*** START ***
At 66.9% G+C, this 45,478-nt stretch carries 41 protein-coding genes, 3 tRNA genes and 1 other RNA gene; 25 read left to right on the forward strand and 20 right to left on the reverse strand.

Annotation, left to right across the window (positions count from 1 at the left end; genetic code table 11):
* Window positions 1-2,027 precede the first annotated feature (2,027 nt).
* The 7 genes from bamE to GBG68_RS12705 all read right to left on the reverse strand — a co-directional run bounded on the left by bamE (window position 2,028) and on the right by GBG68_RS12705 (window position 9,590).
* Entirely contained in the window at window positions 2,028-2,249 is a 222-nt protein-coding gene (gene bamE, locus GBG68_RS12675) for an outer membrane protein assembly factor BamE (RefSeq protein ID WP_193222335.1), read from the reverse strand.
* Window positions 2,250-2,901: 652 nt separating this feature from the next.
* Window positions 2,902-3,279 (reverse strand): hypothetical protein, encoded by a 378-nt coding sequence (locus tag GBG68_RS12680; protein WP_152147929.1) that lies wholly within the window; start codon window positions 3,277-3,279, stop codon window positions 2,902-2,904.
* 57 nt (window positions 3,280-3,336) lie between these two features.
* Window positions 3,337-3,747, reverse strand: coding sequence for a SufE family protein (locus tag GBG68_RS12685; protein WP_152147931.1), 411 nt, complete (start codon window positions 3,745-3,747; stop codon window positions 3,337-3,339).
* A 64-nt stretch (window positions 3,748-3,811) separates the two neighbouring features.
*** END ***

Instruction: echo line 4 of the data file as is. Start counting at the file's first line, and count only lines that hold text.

* The 7 genes from bamE to GBG68_RS12705 all read right to left on the reverse strand — a co-directional run bounded on the left by bamE (window position 2,028) and on the right by GBG68_RS12705 (window position 9,590).